However, considering the finite nature of oil, the precautionary principle, the moral/aesthetic value of preserving species and habitats, is erring on the side of caution whilst investing heavily (initially with public subsidy) in technology and moving away from excessively consumption driven lifestyles a sensible, and generally 'conservative' attitude?

    Reply: It certainly makes sense at current energy prices to devote more effort to fuel conservation, and for the UK and the US to work away to reduce dependence on imported oil and gas from politically unsettled parts of the world.

  5. Dr. Christopher Wood
    Posted February 14, 2008 at 11:58 pm | Permalink

    Houses can be built on flood plains if proper, and very obvious, engineering solutions are put in place. For example, build like "the magnificent mile" in Chicago (similar set up at Bath University), where "everything" is built one floor above ground level.

    If anyone walks down North Michigan Avenue in Chicago to "see the sights" few realize that they are in fact walking one level up from ground – the road traffice too, the plaza in front of 401 North Michigan and across the street from the British Consulate Office – one floor up.

    Walk to your front door without stairs, since your car would be parked on your driveway like everything else: one floor up.

    25 feet up – houses will not flood even if there was a 15 foot flood. Instead of building to stop inevitable flooding – BUILD WITH FLOODING IN MIND.

    The houses, roadway, parks – all one floor up. So while the houses are built atop concrete 'sticks', to the person walking in the front door or parking outside their house, don't walk up steep steps to reach their front door. "Wacker" in Chicago is a road on ground level, but one floor below street level, i.e., one floor below "Upper Wacker".

    There are engineering solutions – just takes imagination and some $$$ to build whole towns that can handle a 15 foot flood without problems, "like it is not there".

  6. Ian Evans
    Posted February 15, 2008 at 11:14 am | Permalink

    I am delighted to see a reference by a mainstream politician to the lack of overall global warming over the last decade (evidence for sea level changes is also very questionable!). This should surely raise major alarm-bells for those who try to lead public attitudes over the role of man in ongoing global climate change.

    As a retired scientist, I worry greatly about the over-heated claims for the supposed certainty of climate change science (in particular for what can be achieved with current computer modelling studies). Should these claims be proved groundless (as seems not at all unlikely to me: though, equally, far from being certain) the reputation of science and scientists will doubtless fall to join that of journalists and politicians – present company excepted! More debates exposing both sides of the issue would be much healthier – and might save current politicians from future ridicule!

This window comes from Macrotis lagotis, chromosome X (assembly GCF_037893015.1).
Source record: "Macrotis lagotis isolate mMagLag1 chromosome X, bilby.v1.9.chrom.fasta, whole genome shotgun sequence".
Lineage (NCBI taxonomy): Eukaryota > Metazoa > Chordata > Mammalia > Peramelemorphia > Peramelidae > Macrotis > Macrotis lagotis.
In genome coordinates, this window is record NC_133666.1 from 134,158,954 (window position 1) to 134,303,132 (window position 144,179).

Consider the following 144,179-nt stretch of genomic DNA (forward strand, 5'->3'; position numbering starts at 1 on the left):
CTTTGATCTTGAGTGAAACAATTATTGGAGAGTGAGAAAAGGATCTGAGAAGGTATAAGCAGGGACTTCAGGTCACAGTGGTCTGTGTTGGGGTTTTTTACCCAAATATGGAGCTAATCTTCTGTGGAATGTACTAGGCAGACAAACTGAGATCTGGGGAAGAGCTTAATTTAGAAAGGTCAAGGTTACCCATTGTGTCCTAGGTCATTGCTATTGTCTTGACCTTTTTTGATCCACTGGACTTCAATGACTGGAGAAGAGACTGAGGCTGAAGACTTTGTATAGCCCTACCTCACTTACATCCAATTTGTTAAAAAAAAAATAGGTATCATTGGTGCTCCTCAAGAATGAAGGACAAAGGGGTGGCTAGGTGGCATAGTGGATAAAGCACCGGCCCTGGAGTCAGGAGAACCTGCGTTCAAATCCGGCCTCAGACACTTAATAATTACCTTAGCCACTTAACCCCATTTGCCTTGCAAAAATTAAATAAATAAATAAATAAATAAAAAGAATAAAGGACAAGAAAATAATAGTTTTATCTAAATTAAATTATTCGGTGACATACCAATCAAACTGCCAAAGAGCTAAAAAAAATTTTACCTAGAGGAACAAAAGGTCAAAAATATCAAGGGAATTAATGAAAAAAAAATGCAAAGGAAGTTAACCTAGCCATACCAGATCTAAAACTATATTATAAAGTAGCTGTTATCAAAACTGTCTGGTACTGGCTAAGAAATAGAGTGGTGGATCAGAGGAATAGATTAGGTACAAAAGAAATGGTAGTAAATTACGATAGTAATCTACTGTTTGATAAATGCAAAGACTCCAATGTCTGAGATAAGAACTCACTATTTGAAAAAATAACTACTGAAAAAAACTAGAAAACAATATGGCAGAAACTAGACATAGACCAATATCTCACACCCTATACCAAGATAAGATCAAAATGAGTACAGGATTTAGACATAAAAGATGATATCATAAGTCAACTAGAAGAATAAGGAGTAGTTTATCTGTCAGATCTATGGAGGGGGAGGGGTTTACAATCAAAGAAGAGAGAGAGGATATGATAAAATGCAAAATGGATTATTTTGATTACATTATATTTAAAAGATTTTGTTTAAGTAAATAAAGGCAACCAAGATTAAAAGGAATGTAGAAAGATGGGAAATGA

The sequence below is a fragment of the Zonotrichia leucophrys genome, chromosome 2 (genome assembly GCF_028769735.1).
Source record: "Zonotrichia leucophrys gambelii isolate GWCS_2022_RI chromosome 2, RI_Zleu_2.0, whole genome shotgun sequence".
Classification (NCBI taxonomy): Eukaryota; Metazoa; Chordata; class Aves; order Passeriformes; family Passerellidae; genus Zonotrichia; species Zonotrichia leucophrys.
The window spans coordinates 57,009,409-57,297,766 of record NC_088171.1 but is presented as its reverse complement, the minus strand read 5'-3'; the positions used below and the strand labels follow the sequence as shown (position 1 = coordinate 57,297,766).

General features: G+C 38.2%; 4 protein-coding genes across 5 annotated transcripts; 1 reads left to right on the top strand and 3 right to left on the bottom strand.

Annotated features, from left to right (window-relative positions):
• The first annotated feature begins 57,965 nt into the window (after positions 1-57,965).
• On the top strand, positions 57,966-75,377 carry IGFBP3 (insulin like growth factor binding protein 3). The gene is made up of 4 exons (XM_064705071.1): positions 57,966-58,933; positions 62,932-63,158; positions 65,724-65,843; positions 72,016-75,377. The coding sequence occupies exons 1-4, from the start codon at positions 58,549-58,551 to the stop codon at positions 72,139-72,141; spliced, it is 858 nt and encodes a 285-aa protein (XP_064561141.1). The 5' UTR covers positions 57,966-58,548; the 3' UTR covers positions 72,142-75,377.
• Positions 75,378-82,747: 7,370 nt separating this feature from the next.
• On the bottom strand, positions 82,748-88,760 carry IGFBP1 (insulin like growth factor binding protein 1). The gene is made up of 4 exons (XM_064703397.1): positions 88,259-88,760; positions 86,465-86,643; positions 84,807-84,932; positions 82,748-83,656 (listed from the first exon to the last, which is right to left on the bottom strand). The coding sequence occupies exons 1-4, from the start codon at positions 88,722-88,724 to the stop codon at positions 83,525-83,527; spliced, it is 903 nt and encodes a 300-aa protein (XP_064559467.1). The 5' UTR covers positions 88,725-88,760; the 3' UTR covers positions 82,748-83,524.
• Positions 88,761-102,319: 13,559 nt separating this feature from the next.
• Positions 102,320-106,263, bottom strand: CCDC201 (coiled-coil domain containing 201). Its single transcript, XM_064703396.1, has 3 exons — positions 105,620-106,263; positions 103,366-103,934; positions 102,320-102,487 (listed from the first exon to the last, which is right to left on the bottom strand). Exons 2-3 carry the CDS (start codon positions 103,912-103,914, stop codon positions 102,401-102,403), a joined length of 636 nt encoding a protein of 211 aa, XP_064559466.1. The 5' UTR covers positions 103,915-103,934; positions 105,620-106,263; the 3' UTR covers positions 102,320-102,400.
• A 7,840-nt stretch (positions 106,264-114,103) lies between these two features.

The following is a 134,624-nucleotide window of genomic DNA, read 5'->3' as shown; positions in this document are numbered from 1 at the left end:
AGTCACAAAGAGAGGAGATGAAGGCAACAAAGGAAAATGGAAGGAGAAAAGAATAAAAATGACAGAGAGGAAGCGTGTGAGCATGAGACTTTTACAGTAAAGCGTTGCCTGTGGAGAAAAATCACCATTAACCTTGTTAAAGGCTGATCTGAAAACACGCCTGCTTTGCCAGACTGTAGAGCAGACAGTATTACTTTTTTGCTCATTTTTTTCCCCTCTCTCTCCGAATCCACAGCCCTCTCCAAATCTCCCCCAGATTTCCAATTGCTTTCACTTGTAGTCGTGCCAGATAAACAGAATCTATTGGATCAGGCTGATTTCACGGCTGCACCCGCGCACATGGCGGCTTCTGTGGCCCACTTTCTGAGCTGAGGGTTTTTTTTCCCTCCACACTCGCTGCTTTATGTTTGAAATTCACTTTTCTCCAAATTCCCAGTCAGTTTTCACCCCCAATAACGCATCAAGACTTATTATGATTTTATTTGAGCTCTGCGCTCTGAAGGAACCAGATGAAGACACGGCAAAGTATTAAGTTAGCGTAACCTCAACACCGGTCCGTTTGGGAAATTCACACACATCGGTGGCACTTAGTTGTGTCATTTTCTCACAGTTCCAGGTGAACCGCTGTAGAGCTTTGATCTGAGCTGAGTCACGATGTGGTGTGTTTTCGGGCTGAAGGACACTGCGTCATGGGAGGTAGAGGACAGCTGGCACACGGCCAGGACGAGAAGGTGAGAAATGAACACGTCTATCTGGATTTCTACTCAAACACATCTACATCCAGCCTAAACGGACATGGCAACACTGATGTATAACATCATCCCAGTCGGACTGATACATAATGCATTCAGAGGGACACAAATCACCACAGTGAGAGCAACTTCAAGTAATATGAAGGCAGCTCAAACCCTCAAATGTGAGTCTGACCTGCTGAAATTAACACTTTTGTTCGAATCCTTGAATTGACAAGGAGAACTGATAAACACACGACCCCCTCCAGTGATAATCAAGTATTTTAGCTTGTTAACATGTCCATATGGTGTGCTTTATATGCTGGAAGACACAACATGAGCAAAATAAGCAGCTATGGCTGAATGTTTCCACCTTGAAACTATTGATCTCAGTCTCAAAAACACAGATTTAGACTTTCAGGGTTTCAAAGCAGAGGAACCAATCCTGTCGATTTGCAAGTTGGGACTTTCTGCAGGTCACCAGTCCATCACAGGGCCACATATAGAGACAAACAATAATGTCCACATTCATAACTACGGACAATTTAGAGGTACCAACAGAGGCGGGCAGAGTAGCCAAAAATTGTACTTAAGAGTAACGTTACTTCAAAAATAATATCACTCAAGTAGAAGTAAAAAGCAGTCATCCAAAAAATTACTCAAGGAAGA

7. DennisA
    Posted February 15, 2008 at 11:51 am | Permalink

    The history of weather in the UK shows many periods with far worse flooding than recently, many with great loss of life. Here is just one period as an example:

    1872-1879:
    These eight years began with the wettest calendar year in the England and Wales Precipitation series, and culminated in the second wettest summer in that set; the 'growing-to-harvest' periods (May – September) of 1872, 1875, 1877, 1878 & 1879 all experienced well-above average rainfall – that of 1879 being some 160% above the 'all-series' mean. Summer-time temperatures were also either 'average' or depressed, the 1879 Central England Temperature value of 13.7degC was some 1.5deg C below the all-series average.

    Lamb writes: "the summer was the wettest and one of the .. coldest in the long instrument records for England. The cold, wet weather delayed the ripening of the harvest, so that even in East Anglia in some places the corn had not been gathered in by Christmas. The decline of English agriculture, which lasted for fifty years, dated from this time."

    There are many more examples of the British climate in action at this excellent history of British weather, I believe the site owner is a retired Met. Office meteorologist. http://booty.org.uk/booty.weather/climate/histcli

    This puts the hysteria about climate change into perspective; we live on a wet island with lots of hills and rivers, we will always have floods which will vary in their incidence and severity, regardless of which car we drive or which lightbulbs we use. We should deal with that rather than waste money on "X-box" computer modelling and carbon footprints.

  8. Neil Craig
    Posted February 16, 2008 at 1:33 pm | Permalink

    Stuart you are right that the main problem is unavailability of land with planning permission, as opposed to mere land, a regulatory system that rewards builders who treat their councillors well better than those who treat their customers well.

    However if all that were fixed & it could be very quickly I think the "IKEA" style modular homes could solve the shortage speedily. We are still in the Victorian age regarding housing but a Henry Ford could come along & produce mass cheap reliable, draftproof homes fairly easily if the regime would let him.

    Imagine a car built individually, piece by piece in your back garden with government inspectors demanding individual design changes. It would cost 50 times what real ones do & might manage 25mph.

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    John Redwood won a free place at Kent College, Canterbury, and graduated from Magdalen College Oxford. He is a Distinguished fellow of All Souls, Oxford. A businessman by background, he has set up an investment management business, was both executive and non executive chairman of a quoted industrial PLC, and chaired a manufacturing company with factories in Birmingham, Chicago, India and China. He is the MP for Wokingham, first elected in 1987.